As I was about a block from my house, my phone rang, but my hands were too full to answer. When I saw a yellow car come around the corner, I knew the caller was my landlady! She pulled over to say she had dropped off my rent receipt for November (she’s been out of town) and to ask if I wanted her to order gas. She was suitably impressed that I’d taken care of that. She asked how I’m settling in and I said that I’d be in heaven if it wasn’t for the rooster.

“What rooster?!” she asked. “You need to talk to the owners!” Then, “No! My husband needs to do it. It will mean more coming from the owner. He’ll tell them that he just rented for two years to someone who was promised a quiet neighbourhood and regardless, this is unacceptable in the city!” Hope he follows through and that it brings results because I am about to lose my mind! 🙁

I had lunch and then got to work. Several hours later, my desk had a new covering and was in place. WHEW.

This is cloth backed vinyl, similar to what I have in Miranda, except I went with a lower quality because I know I’m not going to have this desk for many more years (it really is falling apart!). The only material that works in this climate is cloth so if I find myself sticking to parts of the desk, I’ll add cloth placemats. But this is so much more resistant to scratches and water and adds a nicer surface to write on. This is the exact colour I originally wanted to paint the desk! I like the contrast of the fake wood (chipped as it is) with the rich purple and with so many of my accessories being bright, the darker tone looks good.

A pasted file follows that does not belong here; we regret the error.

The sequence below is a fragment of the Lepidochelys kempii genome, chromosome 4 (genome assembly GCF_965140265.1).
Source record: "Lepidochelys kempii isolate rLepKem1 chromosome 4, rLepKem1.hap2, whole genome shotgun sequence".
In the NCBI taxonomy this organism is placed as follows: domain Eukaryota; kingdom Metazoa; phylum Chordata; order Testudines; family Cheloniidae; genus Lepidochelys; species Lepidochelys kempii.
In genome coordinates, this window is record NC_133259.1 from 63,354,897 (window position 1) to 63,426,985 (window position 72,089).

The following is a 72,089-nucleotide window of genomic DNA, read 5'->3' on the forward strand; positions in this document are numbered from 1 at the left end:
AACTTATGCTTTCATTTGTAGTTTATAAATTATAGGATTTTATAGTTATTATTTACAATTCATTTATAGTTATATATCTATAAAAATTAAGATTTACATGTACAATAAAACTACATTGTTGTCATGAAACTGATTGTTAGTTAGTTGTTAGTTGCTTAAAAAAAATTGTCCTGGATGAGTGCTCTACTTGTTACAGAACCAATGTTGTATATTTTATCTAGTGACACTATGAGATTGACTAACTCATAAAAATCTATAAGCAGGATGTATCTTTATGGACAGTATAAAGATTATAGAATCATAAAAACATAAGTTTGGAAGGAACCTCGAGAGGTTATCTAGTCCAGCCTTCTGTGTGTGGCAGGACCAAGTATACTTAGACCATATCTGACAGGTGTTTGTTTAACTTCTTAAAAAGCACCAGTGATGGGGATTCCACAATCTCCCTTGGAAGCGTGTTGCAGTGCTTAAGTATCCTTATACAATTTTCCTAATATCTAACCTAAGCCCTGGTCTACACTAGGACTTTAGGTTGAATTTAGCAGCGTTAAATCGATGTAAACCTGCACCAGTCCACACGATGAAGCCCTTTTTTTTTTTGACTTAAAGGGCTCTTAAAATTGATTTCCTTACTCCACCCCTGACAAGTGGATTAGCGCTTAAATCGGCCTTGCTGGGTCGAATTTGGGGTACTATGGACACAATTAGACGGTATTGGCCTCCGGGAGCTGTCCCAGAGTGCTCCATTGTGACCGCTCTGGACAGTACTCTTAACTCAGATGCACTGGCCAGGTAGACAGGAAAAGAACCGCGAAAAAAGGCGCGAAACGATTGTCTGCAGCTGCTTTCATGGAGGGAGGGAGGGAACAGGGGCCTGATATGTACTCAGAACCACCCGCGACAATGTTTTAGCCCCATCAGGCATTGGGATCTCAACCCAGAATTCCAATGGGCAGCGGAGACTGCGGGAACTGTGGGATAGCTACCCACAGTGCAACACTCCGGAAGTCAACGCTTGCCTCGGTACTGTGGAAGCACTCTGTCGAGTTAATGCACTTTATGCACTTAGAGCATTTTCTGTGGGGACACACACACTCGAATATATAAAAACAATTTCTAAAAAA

No, I’m not done, but I was unable to locate a big stapler. The top is well glued and soon as I get a stapler, I’ll finish the job by pulling the material taut around the edges and securing it. In the meantime, it might not look great, but it functions as needed.

Once the vinyl was in place and secure-ish (ie. the glue had just about dried), it was time to decide where the desk was going to go. With my feeling nervous about how secure the top part is, the obvious answer was against a wall and for that, there was only one option. I very carefully, an inch at a time, moved each piece over against the far wall, but not quite against the wall where the window is since I had to get in there with a screwdriver. Then, I wrestled all the pieces together and even more slowly, a hair at a time, coaxed the whole thing into the corner.